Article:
“The thing is,” says Jason, “I love to cook. A lot of chefs who get to my position taste a bit of success and can’t wait to get out of the kitchen. And that’s a big, fat mistake. Never forget the kitchen, the restaurant, the customers. I don’t want to be famous... I don’t want people sending me underwear in the mail.” 

Has that happened? “No, no.” 

Last summer he and his wife Irha, and their two children, Keziah, 12, and Jemimah, six, moved into a lavish new home beside Wandsworth Common in south-west London – about half a mile from Gordon Ramsay’s house, in fact. 

“We have five family holidays a year – no expense spared. When my kids are older and they’re asked about their childhood, they can say: ‘It was amazing because one Christmas we were skiing in Whistler, the next we were skiing in Japan. Daddy was a chef so we only ate at top restaurants. Mummy was a fashionista so she always dressed us very nicely.’ And I want to be able to say: ‘We did it! How cool was that! We had the most incredible life, all from me learning how to cook.’” 

Photo by Alun Callender

Perhaps he says this because his own childhood had its share of troubled relationships and parental disputes. He was three years old, living in Worksop, Nottinghamshire, when his parents separated.

“My sister and I were told to go and pack our bags because we were going on holiday. And that was that. My whole world was ripped apart. We moved with Mum to [a caravan park in] Skegness. We never went back. Then Mum and Dad fought each other for custody.” His brother Dean stayed with his father.

“I was happy. Every week we were allowed a comic and I’d get the Beano. One of my joys was that the caravan site owner had a dog, and at weekends I’d take it for a walk; it was simple things like that. Mum eventually remarried, to a man called David, who’s been an amazing stepfather to me. He had a car and we could watch telly in the caravan by plugging it into the battery.”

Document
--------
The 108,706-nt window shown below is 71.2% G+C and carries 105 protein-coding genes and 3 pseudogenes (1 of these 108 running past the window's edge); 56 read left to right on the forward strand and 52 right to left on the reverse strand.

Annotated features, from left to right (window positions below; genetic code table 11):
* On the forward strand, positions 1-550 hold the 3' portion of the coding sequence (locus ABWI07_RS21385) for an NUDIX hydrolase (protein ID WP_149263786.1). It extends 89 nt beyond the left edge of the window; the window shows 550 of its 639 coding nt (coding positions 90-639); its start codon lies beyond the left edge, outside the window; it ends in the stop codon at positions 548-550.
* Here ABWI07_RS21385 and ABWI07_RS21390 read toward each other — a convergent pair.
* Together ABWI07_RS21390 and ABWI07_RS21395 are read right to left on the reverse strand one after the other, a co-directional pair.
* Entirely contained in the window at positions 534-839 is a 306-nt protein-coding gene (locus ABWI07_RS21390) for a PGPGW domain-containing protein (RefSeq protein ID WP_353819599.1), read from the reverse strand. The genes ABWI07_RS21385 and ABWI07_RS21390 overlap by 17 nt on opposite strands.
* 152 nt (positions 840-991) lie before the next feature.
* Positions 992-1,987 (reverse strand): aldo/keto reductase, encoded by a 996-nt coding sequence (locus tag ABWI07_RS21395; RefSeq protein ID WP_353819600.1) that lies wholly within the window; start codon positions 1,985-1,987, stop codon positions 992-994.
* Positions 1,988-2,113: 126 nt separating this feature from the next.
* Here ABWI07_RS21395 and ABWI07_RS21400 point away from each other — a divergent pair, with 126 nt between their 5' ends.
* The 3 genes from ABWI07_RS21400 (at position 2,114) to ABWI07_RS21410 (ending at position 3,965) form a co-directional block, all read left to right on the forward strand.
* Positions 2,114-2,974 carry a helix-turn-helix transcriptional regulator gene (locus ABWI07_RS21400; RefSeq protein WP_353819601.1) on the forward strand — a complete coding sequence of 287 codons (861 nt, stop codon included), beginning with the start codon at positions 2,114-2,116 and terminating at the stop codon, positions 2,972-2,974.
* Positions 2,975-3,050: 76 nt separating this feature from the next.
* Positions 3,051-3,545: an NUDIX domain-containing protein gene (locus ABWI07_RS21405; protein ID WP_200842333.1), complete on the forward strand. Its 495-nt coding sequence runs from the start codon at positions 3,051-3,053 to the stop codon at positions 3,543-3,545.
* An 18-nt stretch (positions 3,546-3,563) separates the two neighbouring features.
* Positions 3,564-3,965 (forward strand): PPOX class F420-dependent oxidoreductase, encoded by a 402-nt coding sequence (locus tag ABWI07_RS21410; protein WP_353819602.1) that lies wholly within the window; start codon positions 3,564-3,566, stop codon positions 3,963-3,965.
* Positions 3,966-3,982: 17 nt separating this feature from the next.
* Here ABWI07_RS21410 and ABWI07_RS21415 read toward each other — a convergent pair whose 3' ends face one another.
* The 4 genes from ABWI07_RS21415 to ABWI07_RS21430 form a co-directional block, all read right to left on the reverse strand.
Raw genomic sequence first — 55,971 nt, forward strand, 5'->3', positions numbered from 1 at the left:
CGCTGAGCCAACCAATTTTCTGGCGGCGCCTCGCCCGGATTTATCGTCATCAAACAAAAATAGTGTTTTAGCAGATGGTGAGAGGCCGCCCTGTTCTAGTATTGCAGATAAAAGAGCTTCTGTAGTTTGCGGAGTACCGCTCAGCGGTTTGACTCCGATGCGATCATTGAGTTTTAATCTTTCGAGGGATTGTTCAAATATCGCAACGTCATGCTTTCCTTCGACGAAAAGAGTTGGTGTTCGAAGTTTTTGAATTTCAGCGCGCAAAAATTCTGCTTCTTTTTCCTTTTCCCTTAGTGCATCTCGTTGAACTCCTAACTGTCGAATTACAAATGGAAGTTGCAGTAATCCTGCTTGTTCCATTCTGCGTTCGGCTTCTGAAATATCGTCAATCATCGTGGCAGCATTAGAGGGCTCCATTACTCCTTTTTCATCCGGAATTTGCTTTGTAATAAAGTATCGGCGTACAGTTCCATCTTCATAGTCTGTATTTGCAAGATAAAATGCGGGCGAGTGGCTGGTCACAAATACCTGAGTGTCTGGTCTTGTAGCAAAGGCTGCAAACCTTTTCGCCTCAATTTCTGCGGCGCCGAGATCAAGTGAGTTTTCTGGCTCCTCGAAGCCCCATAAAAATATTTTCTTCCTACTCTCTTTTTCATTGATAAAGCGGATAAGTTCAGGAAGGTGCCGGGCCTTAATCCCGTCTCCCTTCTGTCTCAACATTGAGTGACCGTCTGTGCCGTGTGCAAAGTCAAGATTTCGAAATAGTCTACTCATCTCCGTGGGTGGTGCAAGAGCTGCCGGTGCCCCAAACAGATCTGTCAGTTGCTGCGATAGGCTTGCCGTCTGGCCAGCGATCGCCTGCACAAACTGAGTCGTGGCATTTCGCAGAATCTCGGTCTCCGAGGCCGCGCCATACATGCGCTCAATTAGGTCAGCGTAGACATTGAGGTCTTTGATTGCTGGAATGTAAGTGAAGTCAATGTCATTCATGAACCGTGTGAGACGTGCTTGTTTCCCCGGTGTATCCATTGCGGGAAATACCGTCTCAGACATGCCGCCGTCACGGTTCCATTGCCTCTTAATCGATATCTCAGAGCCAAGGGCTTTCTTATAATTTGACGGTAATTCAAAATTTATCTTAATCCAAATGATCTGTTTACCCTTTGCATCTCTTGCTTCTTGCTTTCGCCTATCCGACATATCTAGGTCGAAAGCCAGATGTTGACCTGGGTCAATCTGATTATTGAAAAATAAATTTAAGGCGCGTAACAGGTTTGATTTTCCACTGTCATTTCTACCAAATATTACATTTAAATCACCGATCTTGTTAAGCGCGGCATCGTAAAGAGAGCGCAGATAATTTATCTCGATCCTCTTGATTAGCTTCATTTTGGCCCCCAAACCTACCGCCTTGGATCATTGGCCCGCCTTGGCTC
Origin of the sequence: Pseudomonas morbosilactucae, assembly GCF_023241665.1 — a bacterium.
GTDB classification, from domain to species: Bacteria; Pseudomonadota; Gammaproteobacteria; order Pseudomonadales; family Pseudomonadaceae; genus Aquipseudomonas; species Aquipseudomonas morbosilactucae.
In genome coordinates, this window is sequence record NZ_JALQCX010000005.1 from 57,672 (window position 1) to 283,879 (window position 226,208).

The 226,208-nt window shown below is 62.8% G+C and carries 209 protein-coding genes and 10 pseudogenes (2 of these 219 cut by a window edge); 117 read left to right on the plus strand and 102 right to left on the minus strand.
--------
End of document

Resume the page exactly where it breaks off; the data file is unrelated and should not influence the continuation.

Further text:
At the age of 15, he says, “I wanted to see my brother and my dad. I looked Dad’s business up in Yellow Pages. I phoned and said, ‘Can I talk to Vic Atherton?’ And they put me through. My dad sent my brother to pick me up. I said to my mum, ‘I’m going to spend the day with Dad and Dean.’ She was a bit shocked.” 

The way Jason sees life, “it’s like playing a game of poker. God deals you a hand and it’s up to you how you play it. If you go out, taking drugs all night, or being lazy, you’re going to amount to nothing. That’s just the way it is. Restaurants are tough and if you think you’re going to learn your trade in three years and be a star chef, you’re not going to succeed. The best thing that ever happened to me was taking 23 years to get my first restaurant.” 

He looks after his staff extremely well. Once a year, for instance, he takes the head chefs of his London restaurants on an enviable jolly. “They can choose a three-star Michelin restaurant anywhere in the world, and I take them there, all expenses paid. 

“It’s good for bonding. I remember in Gordon’s group all the chefs hated each other. If a chef in one restaurant needed some scallops, for example, the other chefs in the group’s restaurants wouldn’t even share theirs. It was a nightmare. I’m a very positive person and I want my team to get on well.” 

Not that it’s all plain sailing. “I do have sleepless nights; we’ve had failures. But this business is built on respect. The minute staff don’t respect you, it’s over. The business will melt through your hands.”

He finishes his tea and heads back to the kitchen to cook, adding: “It’s not just the fear of failure that keeps me going. There’s so much more to be achieved, I reckon. That and simply the joy of cooking for people.” 

 Interview by James Steen, originally published in Waitrose Food, May 2018